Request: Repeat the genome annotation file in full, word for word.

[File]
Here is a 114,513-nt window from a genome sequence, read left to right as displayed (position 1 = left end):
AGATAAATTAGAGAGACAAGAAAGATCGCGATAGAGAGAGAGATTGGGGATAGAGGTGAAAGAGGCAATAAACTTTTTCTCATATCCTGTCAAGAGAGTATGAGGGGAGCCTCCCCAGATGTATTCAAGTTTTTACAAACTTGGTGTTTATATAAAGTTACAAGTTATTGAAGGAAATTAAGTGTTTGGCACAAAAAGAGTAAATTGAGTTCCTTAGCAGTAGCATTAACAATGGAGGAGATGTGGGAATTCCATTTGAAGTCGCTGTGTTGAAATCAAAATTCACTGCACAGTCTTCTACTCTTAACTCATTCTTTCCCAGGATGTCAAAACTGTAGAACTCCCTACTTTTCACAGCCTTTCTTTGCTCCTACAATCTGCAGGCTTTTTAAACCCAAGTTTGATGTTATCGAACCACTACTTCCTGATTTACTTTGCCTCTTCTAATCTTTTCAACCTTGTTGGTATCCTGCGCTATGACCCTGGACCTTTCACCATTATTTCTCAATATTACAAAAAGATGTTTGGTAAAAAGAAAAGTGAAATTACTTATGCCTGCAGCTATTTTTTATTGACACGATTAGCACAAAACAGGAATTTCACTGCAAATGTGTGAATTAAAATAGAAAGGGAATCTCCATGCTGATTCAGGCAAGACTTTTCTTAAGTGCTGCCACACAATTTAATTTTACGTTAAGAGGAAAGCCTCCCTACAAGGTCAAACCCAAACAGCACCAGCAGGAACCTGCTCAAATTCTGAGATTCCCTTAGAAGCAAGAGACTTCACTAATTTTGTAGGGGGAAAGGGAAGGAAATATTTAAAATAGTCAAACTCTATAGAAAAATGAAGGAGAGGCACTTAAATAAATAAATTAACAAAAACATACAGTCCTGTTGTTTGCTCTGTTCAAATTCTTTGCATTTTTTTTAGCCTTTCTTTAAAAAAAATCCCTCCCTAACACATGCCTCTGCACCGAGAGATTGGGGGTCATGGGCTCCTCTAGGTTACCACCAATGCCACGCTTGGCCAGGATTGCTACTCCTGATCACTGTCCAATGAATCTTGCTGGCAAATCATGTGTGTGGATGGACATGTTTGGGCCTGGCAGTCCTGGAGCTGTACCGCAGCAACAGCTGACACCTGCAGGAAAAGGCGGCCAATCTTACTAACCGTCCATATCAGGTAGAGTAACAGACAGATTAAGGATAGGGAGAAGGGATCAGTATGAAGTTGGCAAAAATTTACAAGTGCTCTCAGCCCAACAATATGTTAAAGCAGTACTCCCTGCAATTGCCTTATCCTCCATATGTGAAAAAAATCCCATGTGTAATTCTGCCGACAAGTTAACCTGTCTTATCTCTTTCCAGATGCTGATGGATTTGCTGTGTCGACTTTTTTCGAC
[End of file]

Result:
Here is a 114,513-nt window from a genome sequence, read left to right as displayed (position 1 = left end):
AGATAAATTAGAGAGACAAGAAAGATCGCGATAGAGAGAGAGATTGGGGATAGAGGTGAAAGAGGCAATAAACTTTTTCTCATATCCTGTCAAGAGAGTATGAGGGGAGCCTCCCCAGATGTATTCAAGTTTTTACAAACTTGGTGTTTATATAAAGTTACAAGTTATTGAAGGAAATTAAGTGTTTGGCACAAAAAGAGTAAATTGAGTTCCTTAGCAGTAGCATTAACAATGGAGGAGATGTGGGAATTCCATTTGAAGTCGCTGTGTTGAAATCAAAATTCACTGCACAGTCTTCTACTCTTAACTCATTCTTTCCCAGGATGTCAAAACTGTAGAACTCCCTACTTTTCACAGCCTTTCTTTGCTCCTACAATCTGCAGGCTTTTTAAACCCAAGTTTGATGTTATCGAACCACTACTTCCTGATTTACTTTGCCTCTTCTAATCTTTTCAACCTTGTTGGTATCCTGCGCTATGACCCTGGACCTTTCACCATTATTTCTCAATATTACAAAAAGATGTTTGGTAAAAAGAAAAGTGAAATTACTTATGCCTGCAGCTATTTTTTATTGACACGATTAGCACAAAACAGGAATTTCACTGCAAATGTGTGAATTAAAATAGAAAGGGAATCTCCATGCTGATTCAGGCAAGACTTTTCTTAAGTGCTGCCACACAATTTAATTTTACGTTAAGAGGAAAGCCTCCCTACAAGGTCAAACCCAAACAGCACCAGCAGGAACCTGCTCAAATTCTGAGATTCCCTTAGAAGCAAGAGACTTCACTAATTTTGTAGGGGGAAAGGGAAGGAAATATTTAAAATAGTCAAACTCTATAGAAAAATGAAGGAGAGGCACTTAAATAAATAAATTAACAAAAACATACAGTCCTGTTGTTTGCTCTGTTCAAATTCTTTGCATTTTTTTTAGCCTTTCTTTAAAAAAAATCCCTCCCTAACACATGCCTCTGCACCGAGAGATTGGGGGTCATGGGCTCCTCTAGGTTACCACCAATGCCACGCTTGGCCAGGATTGCTACTCCTGATCACTGTCCAATGAATCTTGCTGGCAAATCATGTGTGTGGATGGACATGTTTGGGCCTGGCAGTCCTGGAGCTGTACCGCAGCAACAGCTGACACCTGCAGGAAAAGGCGGCCAATCTTACTAACCGTCCATATCAGGTAGAGTAACAGACAGATTAAGGATAGGGAGAAGGGATCAGTATGAAGTTGGCAAAAATTTACAAGTGCTCTCAGCCCAACAATATGTTAAAGCAGTACTCCCTGCAATTGCCTTATCCTCCATATGTGAAAAAAATCCCATGTGTAATTCTGCCGACAAGTTAACCTGTCTTATCTCTTTCCAGATGCTGATGGATTTGCTGTGTCGACTTTTTTCGAC